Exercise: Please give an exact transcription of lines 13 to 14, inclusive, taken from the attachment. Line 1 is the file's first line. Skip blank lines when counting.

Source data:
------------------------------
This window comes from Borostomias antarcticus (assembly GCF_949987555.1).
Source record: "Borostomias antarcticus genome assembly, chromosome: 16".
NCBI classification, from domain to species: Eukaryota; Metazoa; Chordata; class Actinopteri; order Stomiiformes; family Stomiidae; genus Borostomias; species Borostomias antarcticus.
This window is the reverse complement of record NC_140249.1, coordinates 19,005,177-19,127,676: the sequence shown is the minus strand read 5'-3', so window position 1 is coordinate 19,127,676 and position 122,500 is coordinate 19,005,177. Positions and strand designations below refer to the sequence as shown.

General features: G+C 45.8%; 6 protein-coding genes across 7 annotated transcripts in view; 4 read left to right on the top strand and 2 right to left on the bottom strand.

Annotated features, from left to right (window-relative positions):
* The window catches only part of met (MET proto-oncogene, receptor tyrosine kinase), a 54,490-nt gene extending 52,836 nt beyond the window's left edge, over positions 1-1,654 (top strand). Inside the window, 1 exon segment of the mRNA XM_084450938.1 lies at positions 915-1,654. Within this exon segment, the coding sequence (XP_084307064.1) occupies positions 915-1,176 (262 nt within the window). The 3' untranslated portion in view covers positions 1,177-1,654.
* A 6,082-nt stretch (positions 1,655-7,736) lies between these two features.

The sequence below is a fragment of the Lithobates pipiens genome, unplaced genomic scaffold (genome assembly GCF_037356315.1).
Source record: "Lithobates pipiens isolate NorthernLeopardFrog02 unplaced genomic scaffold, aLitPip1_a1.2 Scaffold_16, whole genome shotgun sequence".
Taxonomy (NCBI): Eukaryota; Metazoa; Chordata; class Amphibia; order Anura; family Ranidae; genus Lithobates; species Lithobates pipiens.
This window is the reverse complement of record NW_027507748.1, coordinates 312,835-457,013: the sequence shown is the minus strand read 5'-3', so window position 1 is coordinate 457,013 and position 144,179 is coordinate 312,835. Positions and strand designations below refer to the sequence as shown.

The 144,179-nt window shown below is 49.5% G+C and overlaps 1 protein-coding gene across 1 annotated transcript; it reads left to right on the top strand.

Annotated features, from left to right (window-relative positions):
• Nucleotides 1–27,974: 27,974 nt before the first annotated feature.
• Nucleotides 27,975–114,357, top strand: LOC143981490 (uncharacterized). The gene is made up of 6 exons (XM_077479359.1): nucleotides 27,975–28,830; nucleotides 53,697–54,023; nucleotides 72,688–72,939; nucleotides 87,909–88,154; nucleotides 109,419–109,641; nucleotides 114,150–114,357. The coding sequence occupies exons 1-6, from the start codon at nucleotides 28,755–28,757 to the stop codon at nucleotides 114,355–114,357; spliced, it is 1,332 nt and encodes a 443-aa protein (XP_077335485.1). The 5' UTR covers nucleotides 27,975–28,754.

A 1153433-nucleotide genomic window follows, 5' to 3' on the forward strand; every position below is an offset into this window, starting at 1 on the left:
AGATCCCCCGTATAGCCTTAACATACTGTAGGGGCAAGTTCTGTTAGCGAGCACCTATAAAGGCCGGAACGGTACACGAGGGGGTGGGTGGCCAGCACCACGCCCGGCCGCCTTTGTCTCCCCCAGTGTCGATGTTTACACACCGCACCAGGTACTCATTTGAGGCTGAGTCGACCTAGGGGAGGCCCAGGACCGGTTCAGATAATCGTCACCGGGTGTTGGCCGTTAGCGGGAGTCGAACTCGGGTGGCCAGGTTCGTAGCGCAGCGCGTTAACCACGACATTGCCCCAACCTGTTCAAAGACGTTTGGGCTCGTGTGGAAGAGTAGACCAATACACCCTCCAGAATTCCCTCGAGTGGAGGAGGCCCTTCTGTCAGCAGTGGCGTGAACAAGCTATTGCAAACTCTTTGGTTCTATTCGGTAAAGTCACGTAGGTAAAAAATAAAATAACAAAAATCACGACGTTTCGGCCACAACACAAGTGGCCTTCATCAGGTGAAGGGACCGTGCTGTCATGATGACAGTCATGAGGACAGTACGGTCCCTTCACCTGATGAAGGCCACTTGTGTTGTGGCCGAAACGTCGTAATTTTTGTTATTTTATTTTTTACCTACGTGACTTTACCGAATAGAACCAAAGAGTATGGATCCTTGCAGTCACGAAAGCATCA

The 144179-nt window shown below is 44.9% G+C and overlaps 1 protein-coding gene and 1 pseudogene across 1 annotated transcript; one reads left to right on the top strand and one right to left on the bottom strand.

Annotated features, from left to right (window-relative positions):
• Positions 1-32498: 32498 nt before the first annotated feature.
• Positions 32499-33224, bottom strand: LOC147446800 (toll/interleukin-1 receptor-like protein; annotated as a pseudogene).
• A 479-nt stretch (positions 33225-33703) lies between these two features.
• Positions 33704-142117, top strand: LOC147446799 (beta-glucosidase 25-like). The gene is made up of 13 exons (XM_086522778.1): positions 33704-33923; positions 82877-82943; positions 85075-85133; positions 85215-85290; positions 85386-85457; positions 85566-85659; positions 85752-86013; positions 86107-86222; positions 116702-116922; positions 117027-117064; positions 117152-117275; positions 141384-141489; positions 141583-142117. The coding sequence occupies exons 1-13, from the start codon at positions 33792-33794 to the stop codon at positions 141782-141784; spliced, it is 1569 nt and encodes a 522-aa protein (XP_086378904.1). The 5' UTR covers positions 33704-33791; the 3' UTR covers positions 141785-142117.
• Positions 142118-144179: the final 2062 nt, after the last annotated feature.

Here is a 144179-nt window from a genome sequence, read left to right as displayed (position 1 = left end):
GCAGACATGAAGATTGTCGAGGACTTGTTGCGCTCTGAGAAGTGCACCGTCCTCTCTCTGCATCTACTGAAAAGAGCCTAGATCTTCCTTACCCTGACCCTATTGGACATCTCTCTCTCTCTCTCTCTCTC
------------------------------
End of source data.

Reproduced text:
The 144,179-nt window shown below is 49.5% G+C and overlaps 1 protein-coding gene across 1 annotated transcript; it reads left to right on the top strand.

Annotated features, from left to right (window-relative positions):